University of Salamanca
This text is the introduction to the print edition of
La Hispania visigótica y mozárabe: dos épocas en su literatura
We can consider as the first sample of the collective interest in Visigothic Hispania the volume entitled Miscellanea Isidoriana (Homenaje a S. Isidoro de Sevilla en el XIII Centenario de su muerte. 636 -4 de abril- 1936) which was published in Rome in 1936.
Since then, in a relatively isolated manner and guided by diverse interests, research was carried out known by its most prominent names: J. Madoz, G. Martínez Díez, A. Millares Garlo, J. Pérez de Urbel, L. Vázquez de Parga, A. C. Vega and others. They contributed with their work to bring us closer to an era that up to then was little known and studied. It was later on, with the conjunction of complementary research guided by current methods rooted in different fields: codicological, literary, textual and historical, represented in an outstanding way by Manuel C. Díaz y Díaz, Jacques Fontaine and Jocelyn Hillgarth, when the was a second Collective Encounter, which has marked a "before and after" in the history of Visigothic studies and was reflected in a publication published in Leon in 1961: Isidoriana. Estudios sobre san Isidoro de Sevilla en el XIV centenario de su nacimiento.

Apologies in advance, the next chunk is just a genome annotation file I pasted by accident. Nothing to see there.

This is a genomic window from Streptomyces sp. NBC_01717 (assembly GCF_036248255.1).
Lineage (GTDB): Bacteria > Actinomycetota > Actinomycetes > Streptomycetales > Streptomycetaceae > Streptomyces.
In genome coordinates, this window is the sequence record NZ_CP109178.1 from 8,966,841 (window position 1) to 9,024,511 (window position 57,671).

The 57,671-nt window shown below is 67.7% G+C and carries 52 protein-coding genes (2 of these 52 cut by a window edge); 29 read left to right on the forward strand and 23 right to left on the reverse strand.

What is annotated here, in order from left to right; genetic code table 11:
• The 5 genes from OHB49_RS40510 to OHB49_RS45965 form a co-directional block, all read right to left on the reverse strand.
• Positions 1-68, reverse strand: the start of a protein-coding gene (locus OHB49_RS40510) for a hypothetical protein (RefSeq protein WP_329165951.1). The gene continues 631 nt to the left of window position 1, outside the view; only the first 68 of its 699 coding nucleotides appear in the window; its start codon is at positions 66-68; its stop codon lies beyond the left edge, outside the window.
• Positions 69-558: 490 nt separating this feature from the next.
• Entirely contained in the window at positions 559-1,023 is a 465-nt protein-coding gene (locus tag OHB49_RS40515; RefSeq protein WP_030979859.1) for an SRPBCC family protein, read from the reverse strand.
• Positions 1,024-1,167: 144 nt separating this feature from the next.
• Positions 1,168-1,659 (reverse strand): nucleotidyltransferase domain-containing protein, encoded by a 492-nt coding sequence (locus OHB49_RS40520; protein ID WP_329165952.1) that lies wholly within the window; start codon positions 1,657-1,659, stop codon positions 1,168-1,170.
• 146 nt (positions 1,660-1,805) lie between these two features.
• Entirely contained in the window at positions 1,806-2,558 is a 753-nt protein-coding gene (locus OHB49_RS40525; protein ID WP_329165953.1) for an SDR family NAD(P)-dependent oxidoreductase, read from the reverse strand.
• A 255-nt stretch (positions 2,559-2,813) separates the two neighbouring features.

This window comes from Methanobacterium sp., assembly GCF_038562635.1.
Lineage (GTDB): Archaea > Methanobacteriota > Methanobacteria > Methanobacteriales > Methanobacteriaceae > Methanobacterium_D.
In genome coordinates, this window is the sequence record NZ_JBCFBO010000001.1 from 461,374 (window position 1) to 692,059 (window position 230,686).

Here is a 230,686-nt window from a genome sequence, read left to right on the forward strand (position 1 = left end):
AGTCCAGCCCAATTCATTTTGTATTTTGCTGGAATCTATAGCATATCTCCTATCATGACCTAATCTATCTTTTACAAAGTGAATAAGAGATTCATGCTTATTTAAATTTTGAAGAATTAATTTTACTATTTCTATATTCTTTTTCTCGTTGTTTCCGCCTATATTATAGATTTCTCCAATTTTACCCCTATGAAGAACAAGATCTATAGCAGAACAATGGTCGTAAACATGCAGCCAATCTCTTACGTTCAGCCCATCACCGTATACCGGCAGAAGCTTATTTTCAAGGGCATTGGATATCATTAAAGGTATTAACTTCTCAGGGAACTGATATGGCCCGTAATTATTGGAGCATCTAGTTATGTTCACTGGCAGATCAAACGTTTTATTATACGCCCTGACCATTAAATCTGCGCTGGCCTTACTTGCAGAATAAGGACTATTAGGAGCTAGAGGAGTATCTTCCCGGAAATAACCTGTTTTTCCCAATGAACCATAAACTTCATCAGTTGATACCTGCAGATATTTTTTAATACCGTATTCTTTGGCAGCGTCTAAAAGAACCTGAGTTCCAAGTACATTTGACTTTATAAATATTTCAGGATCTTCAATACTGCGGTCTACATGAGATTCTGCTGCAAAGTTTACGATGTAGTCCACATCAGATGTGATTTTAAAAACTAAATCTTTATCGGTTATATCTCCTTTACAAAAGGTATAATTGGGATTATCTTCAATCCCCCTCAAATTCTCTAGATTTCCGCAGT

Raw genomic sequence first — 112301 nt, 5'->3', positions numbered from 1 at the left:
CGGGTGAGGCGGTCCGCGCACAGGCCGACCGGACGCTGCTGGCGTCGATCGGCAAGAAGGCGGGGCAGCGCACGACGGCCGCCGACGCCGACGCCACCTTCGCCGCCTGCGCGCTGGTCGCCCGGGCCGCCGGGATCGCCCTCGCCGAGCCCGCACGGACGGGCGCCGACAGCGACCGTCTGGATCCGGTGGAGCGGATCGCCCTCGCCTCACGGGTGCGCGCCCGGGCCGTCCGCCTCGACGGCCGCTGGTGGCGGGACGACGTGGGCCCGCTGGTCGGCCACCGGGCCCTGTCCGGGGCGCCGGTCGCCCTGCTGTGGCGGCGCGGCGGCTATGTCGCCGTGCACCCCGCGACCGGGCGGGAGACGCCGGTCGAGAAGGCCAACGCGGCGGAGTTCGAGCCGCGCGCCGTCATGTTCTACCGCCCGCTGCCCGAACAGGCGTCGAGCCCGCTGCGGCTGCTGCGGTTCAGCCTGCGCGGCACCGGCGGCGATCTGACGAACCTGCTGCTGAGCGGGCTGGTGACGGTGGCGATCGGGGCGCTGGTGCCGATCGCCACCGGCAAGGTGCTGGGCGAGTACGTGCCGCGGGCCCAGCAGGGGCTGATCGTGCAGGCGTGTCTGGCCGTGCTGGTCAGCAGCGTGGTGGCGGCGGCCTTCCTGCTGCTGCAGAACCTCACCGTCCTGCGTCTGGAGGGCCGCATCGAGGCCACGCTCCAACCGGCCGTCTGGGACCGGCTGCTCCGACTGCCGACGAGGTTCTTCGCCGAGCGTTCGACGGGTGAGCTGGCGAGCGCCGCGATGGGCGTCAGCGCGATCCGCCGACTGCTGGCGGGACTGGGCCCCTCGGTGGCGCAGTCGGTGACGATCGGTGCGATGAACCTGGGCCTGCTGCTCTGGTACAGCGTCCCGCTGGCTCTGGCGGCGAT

From that moment onwards, the period covered by the Visigothic domination in Hispania, with all the consequences it had on the following centuries, has had numerous followers inside and outside Spain. Thanks to this second impulse, we have working instruments among which the Index Scriptorum Latinorum Medii Aevi Hispanorum by M. C. Díaz y Díaz, published in Salamanca in 1958-59, continues to be fundamental. These works facilitate the work of the researchers both in their initial moments as well as afterwards.
The Larramendi Foundation, within the Programme for Spanish Polygraphs, thought at the time to dedicate a section to the group of writers from Visigothic and Mozarabic Hispania, excluding Isidore of Seville who deserved a separate section on his own within the collection. Its director, Xavier Agenjo, contacted me.
Initially, in accordance with the criteria adopted by the Foundation, the treatment of each author should be accompanied by the translation of their work. The translation was selected from the existing ones and if there was no translation, it was the author of the corresponding entry who translated it.
The type of edition that is contemplated on this occasion, given that the projection that the Publications Service of the University of Salamanca intends to give to the work is different, has advised to include the article corresponding to Isidore of Seville and to dispense with the translations. For this, the article written for the Spanish Biographical Dictionary by Carmen Codoñer has been reworked and adapted to the rules that govern the entire volume by Mª. Adelaida Andrés Sanz and José Carlos Martín.